Will Steve Nash still be a Phoenix Sun on March 16?
Probably. Steve Nash has not requested a trade and said he’s not going to, and the Suns have said they will not trade him unless he requests to be moved.
But the Suns are at a crossroads. Nash becomes a free agent at the end of this season and might well go chase a ring elsewhere. The usual pattern when a team feels it’s going to lose its star is to trade him and get some picks/young players back to start rebuilding. And one look at the Suns roster outside Nash and you realize how badly they need to restart that process.
So what happens when the Suns start getting trade offers in, Sam Amick of Sports Illustrated asked Nash?
“I have no idea what the club will eventually do if a bunch of offers are thrown in their face,” Nash said, “but I feel like I’m not nervous about [the trade deadline] and I’m not thinking about — what’s the word? — I’m not anticipating anything to happen. I feel like I made a commitment and I feel like I owe it to my teammates — the city, the fans, the club — to play it out and to play as hard as I can.”\
Again he emphasizes he’s not going to ask to get out. And while it might not be the best basketball move to keep him, it is the best marketing move in Phoenix, where Nash is the beloved face of the franchise.
So probably the March 15 trade deadline will come and go without us talking about Steve Nash’s new home. But nobody really knows what will happen when push comes to shove. Not even Nash.
The Pistons will start Reggie Jackson at point guard, and they signed Ish Smith to provide better backup at the position.
The competition for the third point guard spot is heating up.
With Lorenzo Brown and Ray McCallum already signed to unguaranteed deals, Detroit is adding undrafted Old Dominion guard Trey Freeman.
Michael Scotto of Sheridan Hoops:
The Pistons have just 14 players – one shy of the regular-season roster limit – with guaranteed salaries. The final spot will very likely go to a point guard.
Brown and McCallum should be favored in the competition, because they’re more NBA-ready. A president/coach, Stan Van Gundy is more prone to covet the player who can step in immediately.
Freeman’s partial guarantee is likely designed to entice him to play in the D-League for a low base salary. The Pistons can waive him in the preseason and then assign his D-League rights to their affiliate, though he’d become an NBA free agent.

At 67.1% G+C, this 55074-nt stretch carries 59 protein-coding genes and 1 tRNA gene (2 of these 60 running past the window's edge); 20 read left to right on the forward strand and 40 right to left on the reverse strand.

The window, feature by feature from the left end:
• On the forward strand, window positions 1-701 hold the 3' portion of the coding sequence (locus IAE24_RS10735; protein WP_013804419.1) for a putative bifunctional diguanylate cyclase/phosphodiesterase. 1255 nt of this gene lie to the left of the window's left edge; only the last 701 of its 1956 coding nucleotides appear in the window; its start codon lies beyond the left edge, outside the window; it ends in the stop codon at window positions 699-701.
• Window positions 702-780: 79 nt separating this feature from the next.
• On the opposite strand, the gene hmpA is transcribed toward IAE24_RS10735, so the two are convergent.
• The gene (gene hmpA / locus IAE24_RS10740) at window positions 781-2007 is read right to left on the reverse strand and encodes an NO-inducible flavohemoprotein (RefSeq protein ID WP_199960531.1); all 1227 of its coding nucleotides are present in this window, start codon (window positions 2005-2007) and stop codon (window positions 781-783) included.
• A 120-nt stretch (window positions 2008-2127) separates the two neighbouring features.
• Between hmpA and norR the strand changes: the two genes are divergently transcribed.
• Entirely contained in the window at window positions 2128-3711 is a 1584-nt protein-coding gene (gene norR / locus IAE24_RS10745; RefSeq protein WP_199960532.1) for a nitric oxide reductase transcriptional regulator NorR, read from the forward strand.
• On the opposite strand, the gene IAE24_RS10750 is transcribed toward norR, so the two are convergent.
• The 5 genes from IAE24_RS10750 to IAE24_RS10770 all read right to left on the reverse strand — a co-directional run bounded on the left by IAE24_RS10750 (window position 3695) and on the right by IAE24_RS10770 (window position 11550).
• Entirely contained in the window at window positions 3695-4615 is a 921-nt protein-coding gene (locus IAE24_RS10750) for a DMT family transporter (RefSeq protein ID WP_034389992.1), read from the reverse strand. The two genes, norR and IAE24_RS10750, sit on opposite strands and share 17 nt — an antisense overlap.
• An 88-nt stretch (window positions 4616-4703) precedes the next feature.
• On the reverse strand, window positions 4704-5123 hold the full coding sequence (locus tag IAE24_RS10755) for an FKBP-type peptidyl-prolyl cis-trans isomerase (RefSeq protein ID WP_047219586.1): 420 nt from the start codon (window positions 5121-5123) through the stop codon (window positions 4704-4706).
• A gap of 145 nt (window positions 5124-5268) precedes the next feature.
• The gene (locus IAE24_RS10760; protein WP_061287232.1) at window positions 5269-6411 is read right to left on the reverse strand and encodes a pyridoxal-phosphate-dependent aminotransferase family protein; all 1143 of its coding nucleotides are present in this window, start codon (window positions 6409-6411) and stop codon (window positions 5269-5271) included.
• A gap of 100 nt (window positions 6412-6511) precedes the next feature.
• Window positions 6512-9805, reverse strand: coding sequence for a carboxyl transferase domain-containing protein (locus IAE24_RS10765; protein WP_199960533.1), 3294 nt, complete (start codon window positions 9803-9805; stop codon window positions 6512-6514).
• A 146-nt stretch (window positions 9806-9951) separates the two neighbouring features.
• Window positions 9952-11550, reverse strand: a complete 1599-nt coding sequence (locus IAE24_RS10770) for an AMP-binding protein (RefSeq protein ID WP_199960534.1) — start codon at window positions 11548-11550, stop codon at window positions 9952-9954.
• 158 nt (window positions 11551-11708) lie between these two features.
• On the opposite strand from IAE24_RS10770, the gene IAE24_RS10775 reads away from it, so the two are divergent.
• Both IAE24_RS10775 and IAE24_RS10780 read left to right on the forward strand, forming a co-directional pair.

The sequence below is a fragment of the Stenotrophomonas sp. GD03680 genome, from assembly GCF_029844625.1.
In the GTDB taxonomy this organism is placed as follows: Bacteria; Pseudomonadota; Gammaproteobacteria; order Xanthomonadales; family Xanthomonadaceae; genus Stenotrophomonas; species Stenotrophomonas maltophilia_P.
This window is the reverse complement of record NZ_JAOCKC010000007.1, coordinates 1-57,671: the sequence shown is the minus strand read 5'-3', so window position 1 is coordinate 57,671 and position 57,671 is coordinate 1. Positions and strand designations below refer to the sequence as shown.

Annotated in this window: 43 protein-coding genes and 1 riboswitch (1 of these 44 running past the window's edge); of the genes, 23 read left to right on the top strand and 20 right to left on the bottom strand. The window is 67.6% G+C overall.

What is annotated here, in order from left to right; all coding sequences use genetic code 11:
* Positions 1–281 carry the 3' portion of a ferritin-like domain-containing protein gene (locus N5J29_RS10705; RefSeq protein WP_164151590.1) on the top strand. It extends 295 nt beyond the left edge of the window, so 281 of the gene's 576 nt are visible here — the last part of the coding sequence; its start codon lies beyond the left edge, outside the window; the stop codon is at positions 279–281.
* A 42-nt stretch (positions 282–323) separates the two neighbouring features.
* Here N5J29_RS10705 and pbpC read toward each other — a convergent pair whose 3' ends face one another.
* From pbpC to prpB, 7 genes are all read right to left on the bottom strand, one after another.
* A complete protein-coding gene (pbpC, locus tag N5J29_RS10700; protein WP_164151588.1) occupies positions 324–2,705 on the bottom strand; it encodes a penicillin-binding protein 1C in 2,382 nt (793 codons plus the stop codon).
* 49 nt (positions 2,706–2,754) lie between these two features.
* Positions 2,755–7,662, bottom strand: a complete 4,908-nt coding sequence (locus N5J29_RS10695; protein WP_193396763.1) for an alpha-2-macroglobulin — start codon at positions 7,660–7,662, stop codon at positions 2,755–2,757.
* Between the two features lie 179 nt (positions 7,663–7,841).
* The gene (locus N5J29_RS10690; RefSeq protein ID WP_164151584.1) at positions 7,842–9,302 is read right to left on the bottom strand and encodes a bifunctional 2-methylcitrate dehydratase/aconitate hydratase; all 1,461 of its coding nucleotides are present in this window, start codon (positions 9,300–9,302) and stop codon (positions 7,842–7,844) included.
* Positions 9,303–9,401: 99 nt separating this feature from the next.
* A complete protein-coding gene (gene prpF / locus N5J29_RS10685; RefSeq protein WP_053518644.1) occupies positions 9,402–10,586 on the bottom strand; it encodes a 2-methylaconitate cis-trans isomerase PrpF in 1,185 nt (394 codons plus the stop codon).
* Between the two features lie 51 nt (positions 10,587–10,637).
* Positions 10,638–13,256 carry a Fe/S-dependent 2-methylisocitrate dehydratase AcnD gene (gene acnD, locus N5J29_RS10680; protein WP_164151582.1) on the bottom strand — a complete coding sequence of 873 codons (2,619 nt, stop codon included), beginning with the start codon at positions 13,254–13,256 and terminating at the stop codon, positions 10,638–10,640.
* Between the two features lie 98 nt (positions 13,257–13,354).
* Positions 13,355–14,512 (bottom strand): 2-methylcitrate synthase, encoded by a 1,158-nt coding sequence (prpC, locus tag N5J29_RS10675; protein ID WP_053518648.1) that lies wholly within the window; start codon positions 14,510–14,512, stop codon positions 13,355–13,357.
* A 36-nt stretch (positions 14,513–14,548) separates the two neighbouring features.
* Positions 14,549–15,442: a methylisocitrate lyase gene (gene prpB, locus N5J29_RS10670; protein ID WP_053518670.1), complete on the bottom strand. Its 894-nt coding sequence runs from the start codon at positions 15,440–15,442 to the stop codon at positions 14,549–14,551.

Freeman is working to become a better distributor after playing as a go-to scorer in college. A solid mid-range shooter, he must extend his range beyond the arc. It’d also help if he got to the rim more, and it seems he has the bounce to do that.
For an undrafted player, he has nice tools. They’ll probably just need to be refined in the D-League.
But even if that’s the intention, Freeman at least gives himself a chance first of upsetting Brown and McCallum in the race for third point guard.
With 32 wins and missing the playoffs, last season wasn’t exactly what the Knicks hoped for. However, last season also came with hope in the form of Kristaps Porzingis.
And there were highlights. Check out the team’s Top 10 plays, courtesy NBA.com.
It starts with some Derrick Williams moments, and ends with a Jose Calderon game winner, but there are moments from players the fans actually like in between.
At this point, there is zero chance Russell Westbrook‘s posts are a coincidence.
First. he posted a video of himself singing along to Lil Uzi Vert’s “Now I Do What I Want.”
Then came the shoe ad that was another little jab at now Warriors Kevin Durant.
Now comes Westbrook’s return to karaoke posts, this time singing Taylor Swift’s “We Are Never Getting Back Together” and Katy Perry’s “Wide Awake.”
Apparently, Westbrook and Durant are having one rough teenage breakup.
One of the great stories of last season was the return of Paul George to All-Star level form (then to watch him be crucial to the USA winning gold this summer).
It was a great story because vintage Paul George was so great. Watch this throwback video of him blowing by LeBron James and dunking over Chris Andersen from a few years back — this is vicious.
By the way, if you’re not following NBA history on Twitter and Instagram, you’re doing it wrong.